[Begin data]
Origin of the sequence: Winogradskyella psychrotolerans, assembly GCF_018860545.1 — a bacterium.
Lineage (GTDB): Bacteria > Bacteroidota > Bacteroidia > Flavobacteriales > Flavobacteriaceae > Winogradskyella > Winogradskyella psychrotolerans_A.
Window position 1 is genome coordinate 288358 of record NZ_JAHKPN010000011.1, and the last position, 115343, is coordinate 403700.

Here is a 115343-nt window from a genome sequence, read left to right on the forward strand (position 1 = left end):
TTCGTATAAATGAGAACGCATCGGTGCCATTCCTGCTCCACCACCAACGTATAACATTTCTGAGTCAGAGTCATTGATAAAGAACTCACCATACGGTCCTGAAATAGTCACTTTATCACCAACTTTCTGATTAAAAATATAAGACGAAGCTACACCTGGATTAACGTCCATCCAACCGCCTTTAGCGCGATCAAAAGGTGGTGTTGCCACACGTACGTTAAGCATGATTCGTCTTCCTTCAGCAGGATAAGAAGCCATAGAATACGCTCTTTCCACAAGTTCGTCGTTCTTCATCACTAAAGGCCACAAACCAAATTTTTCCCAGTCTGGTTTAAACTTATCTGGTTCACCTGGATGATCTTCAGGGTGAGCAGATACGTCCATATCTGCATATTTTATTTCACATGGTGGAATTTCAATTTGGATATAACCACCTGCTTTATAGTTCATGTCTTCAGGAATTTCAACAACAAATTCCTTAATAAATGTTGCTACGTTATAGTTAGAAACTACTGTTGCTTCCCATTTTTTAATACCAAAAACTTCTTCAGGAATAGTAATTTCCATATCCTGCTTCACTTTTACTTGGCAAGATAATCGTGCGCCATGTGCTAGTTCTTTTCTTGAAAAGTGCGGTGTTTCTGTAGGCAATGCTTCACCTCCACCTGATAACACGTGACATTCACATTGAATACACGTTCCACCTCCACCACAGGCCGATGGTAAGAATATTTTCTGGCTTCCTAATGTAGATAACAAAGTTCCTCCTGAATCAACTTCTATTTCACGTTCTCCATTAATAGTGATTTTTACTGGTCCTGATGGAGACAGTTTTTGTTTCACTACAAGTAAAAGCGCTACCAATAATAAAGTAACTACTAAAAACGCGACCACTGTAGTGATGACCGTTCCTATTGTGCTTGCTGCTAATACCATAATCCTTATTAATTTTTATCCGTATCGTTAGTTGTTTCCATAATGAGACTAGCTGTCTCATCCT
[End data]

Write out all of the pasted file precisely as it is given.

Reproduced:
Origin of the sequence: Winogradskyella psychrotolerans, assembly GCF_018860545.1 — a bacterium.
Lineage (GTDB): Bacteria > Bacteroidota > Bacteroidia > Flavobacteriales > Flavobacteriaceae > Winogradskyella > Winogradskyella psychrotolerans_A.
Window position 1 is genome coordinate 288358 of record NZ_JAHKPN010000011.1, and the last position, 115343, is coordinate 403700.

Here is a 115343-nt window from a genome sequence, read left to right on the forward strand (position 1 = left end):
TTCGTATAAATGAGAACGCATCGGTGCCATTCCTGCTCCACCACCAACGTATAACATTTCTGAGTCAGAGTCATTGATAAAGAACTCACCATACGGTCCTGAAATAGTCACTTTATCACCAACTTTCTGATTAAAAATATAAGACGAAGCTACACCTGGATTAACGTCCATCCAACCGCCTTTAGCGCGATCAAAAGGTGGTGTTGCCACACGTACGTTAAGCATGATTCGTCTTCCTTCAGCAGGATAAGAAGCCATAGAATACGCTCTTTCCACAAGTTCGTCGTTCTTCATCACTAAAGGCCACAAACCAAATTTTTCCCAGTCTGGTTTAAACTTATCTGGTTCACCTGGATGATCTTCAGGGTGAGCAGATACGTCCATATCTGCATATTTTATTTCACATGGTGGAATTTCAATTTGGATATAACCACCTGCTTTATAGTTCATGTCTTCAGGAATTTCAACAACAAATTCCTTAATAAATGTTGCTACGTTATAGTTAGAAACTACTGTTGCTTCCCATTTTTTAATACCAAAAACTTCTTCAGGAATAGTAATTTCCATATCCTGCTTCACTTTTACTTGGCAAGATAATCGTGCGCCATGTGCTAGTTCTTTTCTTGAAAAGTGCGGTGTTTCTGTAGGCAATGCTTCACCTCCACCTGATAACACGTGACATTCACATTGAATACACGTTCCACCTCCACCACAGGCCGATGGTAAGAATATTTTCTGGCTTCCTAATGTAGATAACAAAGTTCCTCCTGAATCAACTTCTATTTCACGTTCTCCATTAATAGTGATTTTTACTGGTCCTGATGGAGACAGTTTTTGTTTCACTACAAGTAAAAGCGCTACCAATAATAAAGTAACTACTAAAAACGCGACCACTGTAGTGATGACCGTTCCTATTGTGCTTGCTGCTAATACCATAATCCTTATTAATTTTTATCCGTATCGTTAGTTGTTTCCATAATGAGACTAGCTGTCTCATCCT